Traumatized residents said that The Strand was a solid sheet of fire. At around 7 a.m. on the morning of November 13, the fire finally burned itself out, having destroyed 100 acres of land and 40 city blocks in Galveston’s downtown area. Over 2000 families were left homeless, with 568 houses left in smoldering rubble. In 1885, the monetary damage to property was set at $2 million - an estimated $50 million in today’s market.


Criticism of Galveston’s new fire department, especially Fire Chief William Oldenberg, was swift and severe in the aftermath of the disaster. Although firefighters had done all they could, the alarm had come too late and they simply lacked the training, the tools and the equipment to fight a fire of that magnitude.

Many Galvestonians had been very vocal in their opposition to funding a fire department, and in the wake of this disaster, felt justified in saying they had certainly not received their money’s worth. But incredibly, there were no fatalities in this fire. However, for years afterward, Friday the 13th remained a “hoo-doo” day in Galveston’s fire department.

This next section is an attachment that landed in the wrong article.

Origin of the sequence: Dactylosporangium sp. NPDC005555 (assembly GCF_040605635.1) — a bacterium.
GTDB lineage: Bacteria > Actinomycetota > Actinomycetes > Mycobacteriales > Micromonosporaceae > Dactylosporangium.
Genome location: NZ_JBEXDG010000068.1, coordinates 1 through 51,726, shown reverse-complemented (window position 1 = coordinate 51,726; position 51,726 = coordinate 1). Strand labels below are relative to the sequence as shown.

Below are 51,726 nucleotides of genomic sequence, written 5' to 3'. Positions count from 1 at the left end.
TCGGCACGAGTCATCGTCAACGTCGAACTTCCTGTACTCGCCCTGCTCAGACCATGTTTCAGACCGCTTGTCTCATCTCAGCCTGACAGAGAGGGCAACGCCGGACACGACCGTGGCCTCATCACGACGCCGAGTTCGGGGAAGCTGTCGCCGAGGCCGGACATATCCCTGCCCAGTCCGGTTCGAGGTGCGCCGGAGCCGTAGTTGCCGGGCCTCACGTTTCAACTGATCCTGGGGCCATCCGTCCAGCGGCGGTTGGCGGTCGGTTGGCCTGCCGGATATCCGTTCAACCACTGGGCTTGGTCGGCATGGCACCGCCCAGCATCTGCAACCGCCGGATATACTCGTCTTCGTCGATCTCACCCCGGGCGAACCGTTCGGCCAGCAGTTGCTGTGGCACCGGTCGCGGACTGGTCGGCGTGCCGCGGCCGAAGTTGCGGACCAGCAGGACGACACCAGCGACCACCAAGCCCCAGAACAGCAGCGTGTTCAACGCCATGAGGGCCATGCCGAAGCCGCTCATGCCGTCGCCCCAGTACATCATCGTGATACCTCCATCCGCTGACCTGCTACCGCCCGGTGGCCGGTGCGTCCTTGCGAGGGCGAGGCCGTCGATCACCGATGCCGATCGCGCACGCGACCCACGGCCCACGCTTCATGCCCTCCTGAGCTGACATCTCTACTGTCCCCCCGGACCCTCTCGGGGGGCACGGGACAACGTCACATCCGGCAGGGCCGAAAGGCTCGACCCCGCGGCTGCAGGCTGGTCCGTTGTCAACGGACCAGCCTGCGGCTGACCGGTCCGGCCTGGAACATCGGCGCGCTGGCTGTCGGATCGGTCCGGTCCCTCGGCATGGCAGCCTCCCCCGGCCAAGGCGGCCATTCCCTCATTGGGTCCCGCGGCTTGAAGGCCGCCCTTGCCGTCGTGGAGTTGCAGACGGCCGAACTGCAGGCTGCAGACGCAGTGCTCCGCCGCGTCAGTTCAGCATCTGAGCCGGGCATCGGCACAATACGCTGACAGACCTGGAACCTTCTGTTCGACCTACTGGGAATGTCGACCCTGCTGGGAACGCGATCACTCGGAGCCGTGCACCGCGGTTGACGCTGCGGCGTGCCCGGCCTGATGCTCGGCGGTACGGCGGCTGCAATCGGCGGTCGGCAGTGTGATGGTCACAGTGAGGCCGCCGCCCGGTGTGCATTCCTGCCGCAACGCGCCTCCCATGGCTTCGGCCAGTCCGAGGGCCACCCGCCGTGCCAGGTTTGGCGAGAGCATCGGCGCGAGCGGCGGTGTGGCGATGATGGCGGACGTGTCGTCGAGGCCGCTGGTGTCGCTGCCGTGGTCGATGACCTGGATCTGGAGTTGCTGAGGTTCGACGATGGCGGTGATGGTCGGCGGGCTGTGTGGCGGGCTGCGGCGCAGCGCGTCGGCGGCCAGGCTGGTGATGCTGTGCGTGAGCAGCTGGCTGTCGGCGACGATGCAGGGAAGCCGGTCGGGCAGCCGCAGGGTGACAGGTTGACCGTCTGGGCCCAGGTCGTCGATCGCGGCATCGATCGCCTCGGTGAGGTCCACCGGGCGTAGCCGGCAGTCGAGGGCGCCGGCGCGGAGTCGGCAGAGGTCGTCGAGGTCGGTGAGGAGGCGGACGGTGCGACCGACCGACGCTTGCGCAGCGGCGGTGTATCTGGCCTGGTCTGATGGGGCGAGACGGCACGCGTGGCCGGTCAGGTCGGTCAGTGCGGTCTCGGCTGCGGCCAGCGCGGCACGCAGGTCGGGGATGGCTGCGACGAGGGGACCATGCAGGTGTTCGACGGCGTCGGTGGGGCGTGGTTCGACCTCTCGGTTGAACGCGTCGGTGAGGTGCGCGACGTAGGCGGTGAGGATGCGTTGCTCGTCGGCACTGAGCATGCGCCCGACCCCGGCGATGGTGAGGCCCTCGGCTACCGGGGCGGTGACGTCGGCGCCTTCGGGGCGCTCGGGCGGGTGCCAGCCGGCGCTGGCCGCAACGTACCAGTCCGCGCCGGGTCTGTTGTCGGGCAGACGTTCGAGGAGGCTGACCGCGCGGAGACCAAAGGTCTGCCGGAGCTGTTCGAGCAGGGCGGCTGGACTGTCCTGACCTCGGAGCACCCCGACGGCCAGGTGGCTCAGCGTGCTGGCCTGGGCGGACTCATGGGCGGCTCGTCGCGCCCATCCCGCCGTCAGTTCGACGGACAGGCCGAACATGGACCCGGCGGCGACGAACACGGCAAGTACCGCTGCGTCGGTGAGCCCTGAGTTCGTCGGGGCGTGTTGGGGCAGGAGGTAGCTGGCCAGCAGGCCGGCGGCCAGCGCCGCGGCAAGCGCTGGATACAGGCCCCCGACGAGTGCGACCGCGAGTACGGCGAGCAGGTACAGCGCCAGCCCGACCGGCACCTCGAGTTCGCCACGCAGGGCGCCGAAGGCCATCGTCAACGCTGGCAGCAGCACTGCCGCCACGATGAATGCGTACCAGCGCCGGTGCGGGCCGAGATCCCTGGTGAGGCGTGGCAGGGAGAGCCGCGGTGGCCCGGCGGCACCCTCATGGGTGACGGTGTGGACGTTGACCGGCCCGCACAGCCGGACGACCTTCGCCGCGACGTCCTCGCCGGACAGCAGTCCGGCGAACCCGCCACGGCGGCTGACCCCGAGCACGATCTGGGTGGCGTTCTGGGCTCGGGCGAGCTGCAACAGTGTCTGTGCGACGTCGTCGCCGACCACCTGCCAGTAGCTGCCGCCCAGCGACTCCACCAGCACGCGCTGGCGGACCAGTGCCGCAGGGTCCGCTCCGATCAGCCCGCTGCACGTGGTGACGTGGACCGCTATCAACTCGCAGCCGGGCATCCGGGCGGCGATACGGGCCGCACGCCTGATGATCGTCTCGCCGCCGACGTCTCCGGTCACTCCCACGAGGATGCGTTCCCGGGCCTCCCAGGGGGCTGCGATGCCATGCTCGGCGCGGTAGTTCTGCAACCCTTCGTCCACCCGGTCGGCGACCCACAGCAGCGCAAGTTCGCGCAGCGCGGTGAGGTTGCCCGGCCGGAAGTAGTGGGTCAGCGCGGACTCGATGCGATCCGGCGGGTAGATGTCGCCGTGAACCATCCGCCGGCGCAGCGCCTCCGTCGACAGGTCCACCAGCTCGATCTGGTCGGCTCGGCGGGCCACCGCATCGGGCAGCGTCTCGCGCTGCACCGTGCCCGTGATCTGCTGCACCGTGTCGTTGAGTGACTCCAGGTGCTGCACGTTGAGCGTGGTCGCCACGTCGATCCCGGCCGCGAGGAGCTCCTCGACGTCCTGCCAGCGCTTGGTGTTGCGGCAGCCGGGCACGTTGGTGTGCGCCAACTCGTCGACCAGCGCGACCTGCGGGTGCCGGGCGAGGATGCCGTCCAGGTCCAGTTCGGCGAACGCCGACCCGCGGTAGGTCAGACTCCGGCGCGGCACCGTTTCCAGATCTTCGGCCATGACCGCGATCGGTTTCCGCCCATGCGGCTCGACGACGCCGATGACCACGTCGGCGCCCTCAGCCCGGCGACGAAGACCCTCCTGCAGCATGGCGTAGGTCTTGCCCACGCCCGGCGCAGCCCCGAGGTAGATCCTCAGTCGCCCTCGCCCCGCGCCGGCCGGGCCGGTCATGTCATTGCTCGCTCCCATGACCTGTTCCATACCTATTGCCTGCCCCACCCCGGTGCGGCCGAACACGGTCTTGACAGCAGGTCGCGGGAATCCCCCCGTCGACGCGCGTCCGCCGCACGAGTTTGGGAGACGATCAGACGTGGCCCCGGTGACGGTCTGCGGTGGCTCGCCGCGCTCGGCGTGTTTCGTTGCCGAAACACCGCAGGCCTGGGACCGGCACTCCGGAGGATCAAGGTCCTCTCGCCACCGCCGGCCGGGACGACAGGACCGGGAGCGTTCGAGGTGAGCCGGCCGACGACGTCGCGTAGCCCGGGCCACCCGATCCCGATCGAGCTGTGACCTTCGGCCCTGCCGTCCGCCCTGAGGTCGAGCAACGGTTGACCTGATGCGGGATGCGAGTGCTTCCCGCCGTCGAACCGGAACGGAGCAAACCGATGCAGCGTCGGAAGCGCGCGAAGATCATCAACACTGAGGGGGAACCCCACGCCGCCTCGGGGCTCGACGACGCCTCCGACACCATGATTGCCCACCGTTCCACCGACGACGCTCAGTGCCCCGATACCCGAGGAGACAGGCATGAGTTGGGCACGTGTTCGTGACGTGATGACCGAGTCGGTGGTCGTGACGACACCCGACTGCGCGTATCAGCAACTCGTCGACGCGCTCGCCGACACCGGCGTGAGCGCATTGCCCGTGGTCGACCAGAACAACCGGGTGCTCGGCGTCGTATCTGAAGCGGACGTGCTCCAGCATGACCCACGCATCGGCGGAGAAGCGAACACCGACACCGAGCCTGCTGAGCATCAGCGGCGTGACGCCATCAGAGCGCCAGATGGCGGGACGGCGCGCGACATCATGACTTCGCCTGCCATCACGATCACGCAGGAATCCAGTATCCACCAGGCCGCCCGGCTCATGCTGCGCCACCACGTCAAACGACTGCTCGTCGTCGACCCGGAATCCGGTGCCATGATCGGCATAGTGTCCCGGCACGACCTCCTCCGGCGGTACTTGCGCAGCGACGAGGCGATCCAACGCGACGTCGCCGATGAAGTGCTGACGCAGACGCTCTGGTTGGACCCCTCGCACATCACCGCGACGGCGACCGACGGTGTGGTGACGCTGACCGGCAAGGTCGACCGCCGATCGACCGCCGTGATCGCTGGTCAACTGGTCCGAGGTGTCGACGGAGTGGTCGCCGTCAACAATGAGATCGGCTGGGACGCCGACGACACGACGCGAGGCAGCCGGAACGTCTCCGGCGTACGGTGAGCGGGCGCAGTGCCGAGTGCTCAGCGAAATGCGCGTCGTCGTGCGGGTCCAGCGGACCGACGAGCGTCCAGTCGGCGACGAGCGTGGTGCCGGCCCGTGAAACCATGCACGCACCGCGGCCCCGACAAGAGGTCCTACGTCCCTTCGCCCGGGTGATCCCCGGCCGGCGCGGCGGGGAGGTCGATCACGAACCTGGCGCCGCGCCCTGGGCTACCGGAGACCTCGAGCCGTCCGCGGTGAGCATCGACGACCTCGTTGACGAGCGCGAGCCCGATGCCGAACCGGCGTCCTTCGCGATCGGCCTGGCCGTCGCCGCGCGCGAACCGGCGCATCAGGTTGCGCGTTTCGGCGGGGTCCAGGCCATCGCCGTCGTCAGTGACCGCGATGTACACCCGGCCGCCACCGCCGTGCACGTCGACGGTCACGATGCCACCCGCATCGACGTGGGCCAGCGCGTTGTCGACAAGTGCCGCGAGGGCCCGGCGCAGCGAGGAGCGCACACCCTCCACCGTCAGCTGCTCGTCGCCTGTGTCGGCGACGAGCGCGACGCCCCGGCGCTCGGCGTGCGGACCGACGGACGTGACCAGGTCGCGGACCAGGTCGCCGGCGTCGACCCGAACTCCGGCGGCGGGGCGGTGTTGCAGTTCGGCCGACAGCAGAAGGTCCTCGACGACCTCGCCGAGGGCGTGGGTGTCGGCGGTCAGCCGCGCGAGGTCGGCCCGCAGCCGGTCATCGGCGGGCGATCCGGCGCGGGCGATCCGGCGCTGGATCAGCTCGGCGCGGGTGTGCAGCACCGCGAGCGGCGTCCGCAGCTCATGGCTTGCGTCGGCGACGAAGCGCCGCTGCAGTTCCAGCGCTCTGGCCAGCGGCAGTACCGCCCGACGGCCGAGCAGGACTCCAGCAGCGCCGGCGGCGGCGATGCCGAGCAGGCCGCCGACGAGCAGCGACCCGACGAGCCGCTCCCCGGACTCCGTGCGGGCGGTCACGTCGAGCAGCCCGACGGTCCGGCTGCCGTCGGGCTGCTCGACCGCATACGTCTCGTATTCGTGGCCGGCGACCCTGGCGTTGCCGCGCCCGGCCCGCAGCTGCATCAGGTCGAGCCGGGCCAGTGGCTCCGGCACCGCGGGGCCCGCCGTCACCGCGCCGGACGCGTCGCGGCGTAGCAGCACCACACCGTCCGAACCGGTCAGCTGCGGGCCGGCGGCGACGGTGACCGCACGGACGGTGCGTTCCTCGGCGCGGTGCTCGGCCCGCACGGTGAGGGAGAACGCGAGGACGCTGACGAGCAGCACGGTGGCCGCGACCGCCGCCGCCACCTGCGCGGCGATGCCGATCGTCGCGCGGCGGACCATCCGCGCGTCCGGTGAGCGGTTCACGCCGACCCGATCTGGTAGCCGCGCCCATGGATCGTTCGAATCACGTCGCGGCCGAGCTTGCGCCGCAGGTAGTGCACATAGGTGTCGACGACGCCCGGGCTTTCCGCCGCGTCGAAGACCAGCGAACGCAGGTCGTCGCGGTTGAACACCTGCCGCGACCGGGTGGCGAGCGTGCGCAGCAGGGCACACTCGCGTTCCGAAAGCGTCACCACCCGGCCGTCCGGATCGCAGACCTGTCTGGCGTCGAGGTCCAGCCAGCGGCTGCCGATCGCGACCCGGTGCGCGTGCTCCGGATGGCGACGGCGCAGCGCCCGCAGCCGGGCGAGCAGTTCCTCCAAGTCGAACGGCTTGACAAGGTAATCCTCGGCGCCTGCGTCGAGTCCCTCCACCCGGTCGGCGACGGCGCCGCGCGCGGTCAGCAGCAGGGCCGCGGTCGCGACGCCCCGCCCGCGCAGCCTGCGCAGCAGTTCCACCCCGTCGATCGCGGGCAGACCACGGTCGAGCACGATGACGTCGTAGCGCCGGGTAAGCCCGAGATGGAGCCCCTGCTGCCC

By the next day, word had spread to the mainland and beyond about the catastrophe that had befallen Galveston. The Daily News headline screamed, “A Great Holocaust! More than 40 Buildings Destroyed and 100 Acres in Heart of City Laid Bare!”

Even the November 15th edition of the New York Times covered the story. Telegrams began pouring in from all over the country. The city park was quickly turned into a lost-and-found for unclaimed items that had somehow managed to survive.

Headed by W.L. Moody, the Relief Committee swung into action and rebuilding began within a week, and continued through the winter. Some of Galveston’s homeless moved into the brick jail and the courthouse buildings, which had survived, as well as the old Lyon School.


Sightseers and gawkers flooded the city. It was reported that over 20,000 people came to look at the ruins of Galveston and watch the rebuilding process take place.


As the city moved forward from this disastrous event, Chief Oldenberg issued a few fire safety tips for the public.